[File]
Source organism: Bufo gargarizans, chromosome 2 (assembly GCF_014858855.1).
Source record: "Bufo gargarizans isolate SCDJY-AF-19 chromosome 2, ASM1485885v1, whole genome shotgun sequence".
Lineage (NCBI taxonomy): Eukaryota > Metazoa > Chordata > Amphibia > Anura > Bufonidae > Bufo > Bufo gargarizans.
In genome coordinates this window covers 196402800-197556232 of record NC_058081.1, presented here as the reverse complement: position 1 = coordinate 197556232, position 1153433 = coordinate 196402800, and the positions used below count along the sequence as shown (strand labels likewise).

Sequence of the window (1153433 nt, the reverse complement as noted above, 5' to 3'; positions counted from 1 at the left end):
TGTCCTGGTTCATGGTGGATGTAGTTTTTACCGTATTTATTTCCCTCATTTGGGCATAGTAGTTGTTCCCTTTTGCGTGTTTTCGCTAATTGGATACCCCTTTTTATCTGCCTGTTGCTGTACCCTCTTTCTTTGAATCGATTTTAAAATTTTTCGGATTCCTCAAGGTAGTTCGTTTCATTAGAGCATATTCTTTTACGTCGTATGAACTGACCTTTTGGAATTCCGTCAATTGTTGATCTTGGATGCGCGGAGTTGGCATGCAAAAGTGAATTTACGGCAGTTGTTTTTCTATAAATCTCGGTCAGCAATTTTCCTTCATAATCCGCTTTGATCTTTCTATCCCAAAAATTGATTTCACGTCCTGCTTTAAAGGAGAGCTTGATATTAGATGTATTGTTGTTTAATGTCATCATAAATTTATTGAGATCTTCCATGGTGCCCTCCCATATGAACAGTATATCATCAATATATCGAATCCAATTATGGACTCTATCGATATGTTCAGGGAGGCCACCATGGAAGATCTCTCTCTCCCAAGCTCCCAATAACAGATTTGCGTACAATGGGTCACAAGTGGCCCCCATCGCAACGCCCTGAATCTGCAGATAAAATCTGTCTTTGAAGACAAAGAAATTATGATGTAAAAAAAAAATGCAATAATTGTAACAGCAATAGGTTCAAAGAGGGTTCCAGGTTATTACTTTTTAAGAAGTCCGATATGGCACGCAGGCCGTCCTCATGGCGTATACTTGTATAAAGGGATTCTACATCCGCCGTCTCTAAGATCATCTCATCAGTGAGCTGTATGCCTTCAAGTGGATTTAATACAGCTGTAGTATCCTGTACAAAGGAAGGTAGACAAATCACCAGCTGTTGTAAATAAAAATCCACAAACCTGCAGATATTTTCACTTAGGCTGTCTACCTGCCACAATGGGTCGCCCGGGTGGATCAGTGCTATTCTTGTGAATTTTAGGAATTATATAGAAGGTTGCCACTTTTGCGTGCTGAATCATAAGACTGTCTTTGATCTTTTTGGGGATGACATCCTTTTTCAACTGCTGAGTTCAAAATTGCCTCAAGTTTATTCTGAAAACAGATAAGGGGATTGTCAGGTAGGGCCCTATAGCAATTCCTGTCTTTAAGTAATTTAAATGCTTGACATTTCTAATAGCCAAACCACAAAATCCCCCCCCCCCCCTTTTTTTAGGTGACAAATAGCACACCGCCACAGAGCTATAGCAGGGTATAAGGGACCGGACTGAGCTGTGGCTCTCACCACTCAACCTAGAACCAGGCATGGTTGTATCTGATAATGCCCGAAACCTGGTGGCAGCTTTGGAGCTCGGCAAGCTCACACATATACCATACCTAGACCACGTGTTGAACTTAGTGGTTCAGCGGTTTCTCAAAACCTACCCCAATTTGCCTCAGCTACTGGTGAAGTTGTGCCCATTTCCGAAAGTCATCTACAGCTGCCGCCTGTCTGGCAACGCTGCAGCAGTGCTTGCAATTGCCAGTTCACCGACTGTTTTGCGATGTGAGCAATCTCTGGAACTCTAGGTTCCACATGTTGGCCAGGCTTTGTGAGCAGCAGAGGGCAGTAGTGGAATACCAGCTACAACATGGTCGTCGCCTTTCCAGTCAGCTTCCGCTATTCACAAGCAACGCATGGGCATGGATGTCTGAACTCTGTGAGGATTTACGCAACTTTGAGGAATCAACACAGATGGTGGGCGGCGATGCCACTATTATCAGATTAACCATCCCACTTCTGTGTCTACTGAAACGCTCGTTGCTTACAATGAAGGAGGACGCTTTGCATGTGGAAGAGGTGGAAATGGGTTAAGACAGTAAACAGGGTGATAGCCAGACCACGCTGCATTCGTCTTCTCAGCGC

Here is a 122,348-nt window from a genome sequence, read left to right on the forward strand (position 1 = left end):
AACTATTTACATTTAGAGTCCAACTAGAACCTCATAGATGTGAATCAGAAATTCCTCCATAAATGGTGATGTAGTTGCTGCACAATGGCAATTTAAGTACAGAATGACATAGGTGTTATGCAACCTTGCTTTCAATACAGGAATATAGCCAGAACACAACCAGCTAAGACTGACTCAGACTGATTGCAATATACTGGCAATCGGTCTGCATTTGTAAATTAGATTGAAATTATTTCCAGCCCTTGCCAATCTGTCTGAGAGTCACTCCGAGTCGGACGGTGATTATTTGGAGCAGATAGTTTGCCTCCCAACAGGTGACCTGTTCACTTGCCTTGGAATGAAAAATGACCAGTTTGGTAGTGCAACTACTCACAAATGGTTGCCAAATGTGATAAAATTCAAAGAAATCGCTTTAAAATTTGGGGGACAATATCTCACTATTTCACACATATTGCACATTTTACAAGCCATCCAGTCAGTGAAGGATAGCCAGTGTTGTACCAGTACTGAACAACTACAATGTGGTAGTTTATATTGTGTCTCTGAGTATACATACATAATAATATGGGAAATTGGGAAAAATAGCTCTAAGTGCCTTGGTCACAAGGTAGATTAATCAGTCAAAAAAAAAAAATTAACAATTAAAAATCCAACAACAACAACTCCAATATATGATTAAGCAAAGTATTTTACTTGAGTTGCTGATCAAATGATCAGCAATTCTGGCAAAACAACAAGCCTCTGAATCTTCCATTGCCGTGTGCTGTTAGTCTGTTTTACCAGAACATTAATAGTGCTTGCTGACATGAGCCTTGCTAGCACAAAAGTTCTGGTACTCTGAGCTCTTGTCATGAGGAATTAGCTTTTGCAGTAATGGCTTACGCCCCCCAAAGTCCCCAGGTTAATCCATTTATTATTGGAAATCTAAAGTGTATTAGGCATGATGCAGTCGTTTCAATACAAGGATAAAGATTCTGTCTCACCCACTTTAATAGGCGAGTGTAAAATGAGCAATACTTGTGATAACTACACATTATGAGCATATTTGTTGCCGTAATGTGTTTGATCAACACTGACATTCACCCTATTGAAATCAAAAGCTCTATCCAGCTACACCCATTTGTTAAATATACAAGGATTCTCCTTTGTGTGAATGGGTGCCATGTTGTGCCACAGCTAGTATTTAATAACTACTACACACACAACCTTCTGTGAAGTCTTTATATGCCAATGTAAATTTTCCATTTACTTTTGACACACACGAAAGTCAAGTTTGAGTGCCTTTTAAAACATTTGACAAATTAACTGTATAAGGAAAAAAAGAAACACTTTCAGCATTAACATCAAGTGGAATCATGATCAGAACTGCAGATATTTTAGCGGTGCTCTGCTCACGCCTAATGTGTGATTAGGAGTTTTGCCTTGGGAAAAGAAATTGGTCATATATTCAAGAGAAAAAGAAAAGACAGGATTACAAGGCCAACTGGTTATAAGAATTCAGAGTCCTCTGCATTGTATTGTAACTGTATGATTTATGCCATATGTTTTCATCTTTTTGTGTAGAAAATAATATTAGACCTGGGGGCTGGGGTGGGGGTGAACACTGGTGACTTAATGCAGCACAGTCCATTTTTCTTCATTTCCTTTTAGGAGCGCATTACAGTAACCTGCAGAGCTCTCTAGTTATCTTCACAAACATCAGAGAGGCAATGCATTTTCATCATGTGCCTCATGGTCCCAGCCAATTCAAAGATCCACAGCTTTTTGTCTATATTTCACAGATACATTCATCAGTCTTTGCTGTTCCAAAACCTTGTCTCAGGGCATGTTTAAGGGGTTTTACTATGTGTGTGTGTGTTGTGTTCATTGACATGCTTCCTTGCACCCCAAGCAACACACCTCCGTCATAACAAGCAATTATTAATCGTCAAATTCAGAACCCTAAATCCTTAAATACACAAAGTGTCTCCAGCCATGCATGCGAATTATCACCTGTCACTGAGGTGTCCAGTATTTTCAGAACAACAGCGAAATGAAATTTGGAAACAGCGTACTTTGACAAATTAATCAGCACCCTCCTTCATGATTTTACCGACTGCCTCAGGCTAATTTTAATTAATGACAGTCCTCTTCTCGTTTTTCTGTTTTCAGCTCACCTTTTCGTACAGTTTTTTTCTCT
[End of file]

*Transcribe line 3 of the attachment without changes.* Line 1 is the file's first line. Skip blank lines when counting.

Lineage (NCBI taxonomy): Eukaryota > Metazoa > Chordata > Amphibia > Anura > Bufonidae > Bufo > Bufo gargarizans.